NFIB: Sarbanes-Oxley Act Decision Puts a Lawsuit Target on the Backs of Small Businesses
Washington, D.C., March 4, 2014 – Karen Harned, executive director of the NFIB Small Business Legal Center, issued the following statement on today’s Supreme Court ruling in the case Lawson v FMR LLC. In this case the Supreme Court had to decide whether an employee of a privately held company is protected from retaliation by Section 806 of the Sarbanes-Oxley Act. NFIB’s amicus brief argued that the Sarbanes-Oxley Act was never intended to apply to privately held companies and that imposing the Sarbanes-Oxley whistleblower protections on private companies would have added unbearable costs and regulations to small businesses. However, the Court held that whistleblower protection extends to employees of a public company’s private contractors and subcontractors.
“We are disappointed in the Court’s ruling on this case. By forcing private companies to comply, with the Sarbanes-Oxley Act, the court is downplaying the reality that this decision gives plaintiff’s attorneys additional incentives to pursue aggressive litigation against independent companies. In a country already dealing with a frivolous lawsuit problem, the last thing we need is to open the door for ex-employees to begin suing under a law that Congress never intended to apply to small business. While we are displeased with the Court’s decision, the NFIB Small Business Legal Center will continue to defend the interests of mom-and-pop companies throughout the country.”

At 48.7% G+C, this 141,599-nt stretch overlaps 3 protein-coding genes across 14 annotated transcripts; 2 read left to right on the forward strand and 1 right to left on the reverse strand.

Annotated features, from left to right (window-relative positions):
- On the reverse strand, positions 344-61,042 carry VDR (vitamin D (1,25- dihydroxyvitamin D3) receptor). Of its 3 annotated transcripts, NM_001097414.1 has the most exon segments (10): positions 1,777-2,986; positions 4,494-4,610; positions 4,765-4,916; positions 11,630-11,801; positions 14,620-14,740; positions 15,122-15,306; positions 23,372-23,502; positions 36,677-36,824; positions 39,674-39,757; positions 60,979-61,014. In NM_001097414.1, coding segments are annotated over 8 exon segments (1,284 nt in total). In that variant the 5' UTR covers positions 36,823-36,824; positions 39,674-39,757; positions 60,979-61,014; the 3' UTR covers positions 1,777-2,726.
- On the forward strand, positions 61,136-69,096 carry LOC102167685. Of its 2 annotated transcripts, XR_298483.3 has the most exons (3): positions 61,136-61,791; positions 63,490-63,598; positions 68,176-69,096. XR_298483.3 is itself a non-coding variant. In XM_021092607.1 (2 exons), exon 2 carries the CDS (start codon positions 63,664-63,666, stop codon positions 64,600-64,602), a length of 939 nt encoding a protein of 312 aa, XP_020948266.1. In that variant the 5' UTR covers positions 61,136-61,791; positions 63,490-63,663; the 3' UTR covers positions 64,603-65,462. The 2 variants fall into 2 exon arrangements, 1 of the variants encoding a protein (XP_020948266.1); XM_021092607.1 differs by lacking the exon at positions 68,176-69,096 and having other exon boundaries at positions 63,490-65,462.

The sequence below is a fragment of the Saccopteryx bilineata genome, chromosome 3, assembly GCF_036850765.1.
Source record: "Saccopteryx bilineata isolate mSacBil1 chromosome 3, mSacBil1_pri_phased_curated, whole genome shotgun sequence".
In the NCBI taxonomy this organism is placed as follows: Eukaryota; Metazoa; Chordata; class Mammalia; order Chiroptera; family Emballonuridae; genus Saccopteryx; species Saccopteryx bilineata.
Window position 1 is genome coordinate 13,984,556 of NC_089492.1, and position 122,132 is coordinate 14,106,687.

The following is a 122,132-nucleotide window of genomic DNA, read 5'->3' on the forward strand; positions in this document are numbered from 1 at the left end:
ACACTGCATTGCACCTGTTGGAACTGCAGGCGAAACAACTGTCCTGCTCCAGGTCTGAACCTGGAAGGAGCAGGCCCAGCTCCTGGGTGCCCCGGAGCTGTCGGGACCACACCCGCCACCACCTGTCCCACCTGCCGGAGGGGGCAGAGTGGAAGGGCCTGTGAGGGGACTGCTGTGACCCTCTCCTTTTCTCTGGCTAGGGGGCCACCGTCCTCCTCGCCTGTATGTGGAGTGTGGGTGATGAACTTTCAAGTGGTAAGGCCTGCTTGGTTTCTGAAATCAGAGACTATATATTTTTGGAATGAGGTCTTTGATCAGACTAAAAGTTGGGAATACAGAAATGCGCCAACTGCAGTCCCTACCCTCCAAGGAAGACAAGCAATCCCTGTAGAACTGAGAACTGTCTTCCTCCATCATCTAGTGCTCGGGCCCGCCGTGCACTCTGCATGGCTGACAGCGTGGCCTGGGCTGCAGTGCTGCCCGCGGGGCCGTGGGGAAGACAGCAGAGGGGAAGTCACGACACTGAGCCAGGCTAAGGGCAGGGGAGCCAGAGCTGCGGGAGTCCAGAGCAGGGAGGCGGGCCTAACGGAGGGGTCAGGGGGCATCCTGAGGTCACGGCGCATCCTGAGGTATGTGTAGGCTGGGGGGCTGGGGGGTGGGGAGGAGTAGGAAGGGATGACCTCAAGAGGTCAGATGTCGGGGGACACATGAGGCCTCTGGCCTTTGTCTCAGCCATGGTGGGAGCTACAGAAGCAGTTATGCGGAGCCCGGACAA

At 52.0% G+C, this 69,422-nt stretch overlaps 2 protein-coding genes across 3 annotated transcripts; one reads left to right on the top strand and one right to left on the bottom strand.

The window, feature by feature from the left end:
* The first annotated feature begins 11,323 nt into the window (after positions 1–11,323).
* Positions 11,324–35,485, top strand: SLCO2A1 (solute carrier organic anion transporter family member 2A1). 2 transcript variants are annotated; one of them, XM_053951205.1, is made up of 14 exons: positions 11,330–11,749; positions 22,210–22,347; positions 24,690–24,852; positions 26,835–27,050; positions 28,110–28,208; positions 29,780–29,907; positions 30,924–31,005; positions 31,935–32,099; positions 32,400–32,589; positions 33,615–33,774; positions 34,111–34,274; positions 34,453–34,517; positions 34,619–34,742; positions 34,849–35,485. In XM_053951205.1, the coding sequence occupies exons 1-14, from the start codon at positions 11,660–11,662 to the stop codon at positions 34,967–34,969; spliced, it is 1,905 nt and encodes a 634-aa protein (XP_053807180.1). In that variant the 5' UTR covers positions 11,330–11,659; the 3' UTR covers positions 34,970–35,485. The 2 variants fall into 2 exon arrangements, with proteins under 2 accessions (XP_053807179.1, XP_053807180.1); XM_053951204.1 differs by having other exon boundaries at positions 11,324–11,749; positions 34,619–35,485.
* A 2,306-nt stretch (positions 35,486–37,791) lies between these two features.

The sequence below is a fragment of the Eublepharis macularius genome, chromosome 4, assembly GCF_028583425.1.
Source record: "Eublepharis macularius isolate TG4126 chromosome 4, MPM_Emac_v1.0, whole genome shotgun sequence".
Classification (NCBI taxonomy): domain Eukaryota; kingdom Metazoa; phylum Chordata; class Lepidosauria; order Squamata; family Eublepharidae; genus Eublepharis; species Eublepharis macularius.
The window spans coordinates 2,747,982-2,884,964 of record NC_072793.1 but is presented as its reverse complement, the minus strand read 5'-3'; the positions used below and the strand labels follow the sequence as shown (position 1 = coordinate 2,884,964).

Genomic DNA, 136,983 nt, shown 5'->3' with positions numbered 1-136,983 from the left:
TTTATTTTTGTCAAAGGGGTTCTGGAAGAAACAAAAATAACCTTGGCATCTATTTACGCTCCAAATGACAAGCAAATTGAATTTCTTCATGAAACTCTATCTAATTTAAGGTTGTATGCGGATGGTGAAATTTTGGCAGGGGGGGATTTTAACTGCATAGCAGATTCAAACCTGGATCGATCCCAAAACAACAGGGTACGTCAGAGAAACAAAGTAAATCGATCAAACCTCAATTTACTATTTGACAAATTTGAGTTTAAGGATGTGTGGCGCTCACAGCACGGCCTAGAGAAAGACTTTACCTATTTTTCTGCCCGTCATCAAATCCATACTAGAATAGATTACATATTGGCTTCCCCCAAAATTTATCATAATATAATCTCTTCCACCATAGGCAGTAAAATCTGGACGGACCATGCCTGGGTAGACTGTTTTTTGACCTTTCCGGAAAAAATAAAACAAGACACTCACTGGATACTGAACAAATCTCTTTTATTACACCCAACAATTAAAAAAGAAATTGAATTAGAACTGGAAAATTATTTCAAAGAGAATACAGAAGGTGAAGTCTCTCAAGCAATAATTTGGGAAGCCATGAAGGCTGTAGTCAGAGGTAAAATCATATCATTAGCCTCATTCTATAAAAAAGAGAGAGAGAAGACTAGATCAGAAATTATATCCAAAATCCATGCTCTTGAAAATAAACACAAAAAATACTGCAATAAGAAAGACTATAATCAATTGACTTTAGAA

The plaintiffs, Jackie Lawson and Jonathan Zang, brought a lawsuit against their former employer, FMR LLC, a subcontractor of Fidelity Investments (Fidelity), alleging that the company unlawfully fired them in retaliation for filing complaints.
Zang and Lawson each filed separate actions against their former employer in district court. They alleged that the defendants violated “whistleblower” protection sections of the Sarbanes-Oxley Act by taking retaliatory actions against them. The district court found in favor of the plaintiffs, ruling that the whistleblower provisions extended to employees of private agents, contractors, and subcontractors to public companies and that the plaintiffs had engaged in protected activity under the statute. The defendants appealed to the U.S. Court of Appeals for the First Circuit, which reversed the decision. Oral arguments at the Supreme Court began on November 12, 2013.